Clapper: Trump won't fire Mueller, he'll just keep undermining his investigation

Clapper: Trump won't fire Mueller, he'll just keep undermining his investigation
© Greg Nash

Former Director of National Intelligence James ClapperJames Robert Clapper10 factors making Russia election interference the most enduring scandal of the Obama era Ten post-Mueller questions that could turn the tables on Russia collusion investigators Trump campaign falsely claims Barr revealed 'unlawful spying' in email to supporters MORE predicted on Saturday that President TrumpDonald John TrumpRussia's election interference is a problem for the GOP Pence to pitch trade deal during trip to Michigan: report Iran oil minister: US made 'bad mistake' in ending sanctions waivers MORE will not seek to fire special counsel Robert MuellerRobert (Bob) Swan MuellerSasse: US should applaud choice of Mueller to lead Russia probe MORE, but will instead continue to undermine his probe's credibility in public statements.

In an interview with Bloomberg News published Saturday, the former intelligence chief said he thinks Trump will attempt to ruin the credibility of Mueller and his investigation so that when the probe's results are released, Americans will be divided over the conclusion.

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"I think his strategy, which he's not very subtle about, is rather than [fire Mueller] he will simply try to undermine the investigation and undermine Mueller so that regardless of what he comes out with, many in the public, particularly those who are in the Trump base, will not find it credible," Clapper said.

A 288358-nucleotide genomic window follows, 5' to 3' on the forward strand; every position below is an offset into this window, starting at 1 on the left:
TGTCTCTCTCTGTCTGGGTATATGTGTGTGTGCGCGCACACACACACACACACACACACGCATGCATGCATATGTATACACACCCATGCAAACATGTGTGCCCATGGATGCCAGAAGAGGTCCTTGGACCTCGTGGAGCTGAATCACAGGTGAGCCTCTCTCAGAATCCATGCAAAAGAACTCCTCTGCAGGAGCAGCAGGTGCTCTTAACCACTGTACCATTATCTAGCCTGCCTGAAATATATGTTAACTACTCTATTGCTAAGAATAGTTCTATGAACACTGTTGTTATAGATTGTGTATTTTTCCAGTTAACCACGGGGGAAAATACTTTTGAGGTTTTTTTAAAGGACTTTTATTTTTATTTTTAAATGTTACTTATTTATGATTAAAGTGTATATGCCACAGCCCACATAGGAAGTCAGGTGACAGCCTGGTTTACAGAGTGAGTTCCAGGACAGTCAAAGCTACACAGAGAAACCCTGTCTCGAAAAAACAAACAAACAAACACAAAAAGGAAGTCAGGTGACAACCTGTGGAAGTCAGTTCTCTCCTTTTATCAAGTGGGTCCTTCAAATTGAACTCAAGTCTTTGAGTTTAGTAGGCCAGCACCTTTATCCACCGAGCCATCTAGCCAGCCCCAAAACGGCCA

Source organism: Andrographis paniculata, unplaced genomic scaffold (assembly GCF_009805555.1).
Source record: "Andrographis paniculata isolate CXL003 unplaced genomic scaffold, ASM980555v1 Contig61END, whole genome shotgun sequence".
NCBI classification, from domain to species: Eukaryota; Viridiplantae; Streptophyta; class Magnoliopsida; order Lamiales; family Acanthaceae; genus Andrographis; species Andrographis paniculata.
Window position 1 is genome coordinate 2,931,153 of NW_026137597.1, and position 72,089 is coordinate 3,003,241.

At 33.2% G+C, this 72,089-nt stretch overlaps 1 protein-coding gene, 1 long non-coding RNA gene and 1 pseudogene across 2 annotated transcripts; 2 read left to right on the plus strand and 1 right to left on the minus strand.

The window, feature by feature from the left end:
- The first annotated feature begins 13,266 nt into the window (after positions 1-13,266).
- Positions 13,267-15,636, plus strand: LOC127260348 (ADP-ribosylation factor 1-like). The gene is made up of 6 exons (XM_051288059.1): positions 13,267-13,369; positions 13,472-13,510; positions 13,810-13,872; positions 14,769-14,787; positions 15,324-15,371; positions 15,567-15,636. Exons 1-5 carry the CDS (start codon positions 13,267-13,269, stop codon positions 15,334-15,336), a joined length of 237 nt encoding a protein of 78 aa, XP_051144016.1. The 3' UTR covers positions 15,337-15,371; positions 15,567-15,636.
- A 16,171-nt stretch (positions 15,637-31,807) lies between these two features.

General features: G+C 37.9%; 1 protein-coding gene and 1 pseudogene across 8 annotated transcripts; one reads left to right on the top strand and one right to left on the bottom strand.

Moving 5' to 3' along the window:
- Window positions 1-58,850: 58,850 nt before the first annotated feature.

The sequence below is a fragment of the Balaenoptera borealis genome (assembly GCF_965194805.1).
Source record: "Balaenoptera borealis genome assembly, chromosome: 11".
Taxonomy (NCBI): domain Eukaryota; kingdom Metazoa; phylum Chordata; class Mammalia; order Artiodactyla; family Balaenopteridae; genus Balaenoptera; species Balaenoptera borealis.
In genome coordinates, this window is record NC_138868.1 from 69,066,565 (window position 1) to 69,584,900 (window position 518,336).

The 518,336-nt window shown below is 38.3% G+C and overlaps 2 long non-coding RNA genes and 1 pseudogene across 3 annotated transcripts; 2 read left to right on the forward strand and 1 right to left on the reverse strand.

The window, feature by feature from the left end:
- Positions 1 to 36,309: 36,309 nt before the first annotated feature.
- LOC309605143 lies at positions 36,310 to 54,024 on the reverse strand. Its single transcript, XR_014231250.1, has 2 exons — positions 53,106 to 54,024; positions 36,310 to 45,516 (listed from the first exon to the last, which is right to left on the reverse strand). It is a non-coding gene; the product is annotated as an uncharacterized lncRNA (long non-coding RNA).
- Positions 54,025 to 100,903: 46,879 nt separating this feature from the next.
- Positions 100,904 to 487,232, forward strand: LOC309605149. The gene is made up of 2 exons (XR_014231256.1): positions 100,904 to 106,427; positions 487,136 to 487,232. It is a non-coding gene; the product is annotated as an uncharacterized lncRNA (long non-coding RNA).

Clapper said he believes Trump knows the potential "firestorm" that would come as a result of firing the special counsel would be too much for his administration to bear.

"I think if he did, it would set off a firestorm and create a constitutional crisis. I think you'd have people in the streets, not unlike what I went through post-Vietnam," Clapper said. "I think he understands the firestorm it would create if he actually fired Mueller."

Clapper's remarks come months after a report from The New York Times that Trump tried to fire Mueller in December. Murmurings pointed to Trump making moves to terminate the special counsel upon hearing reports that Mueller had subpoenaed Deutsche Bank for records on the president's finances.

Trump reportedly backed down from the threat after Mueller's team informed the White House that those reports were inaccurate. The White House has maintained publicly that the president is not considering firing the special counsel, but has the right to do so.

“He certainly believes that he has the power to do so,” White House press secretary Sarah Huckabee Sanders said in April, adding that Trump was not acting at the time to fire him.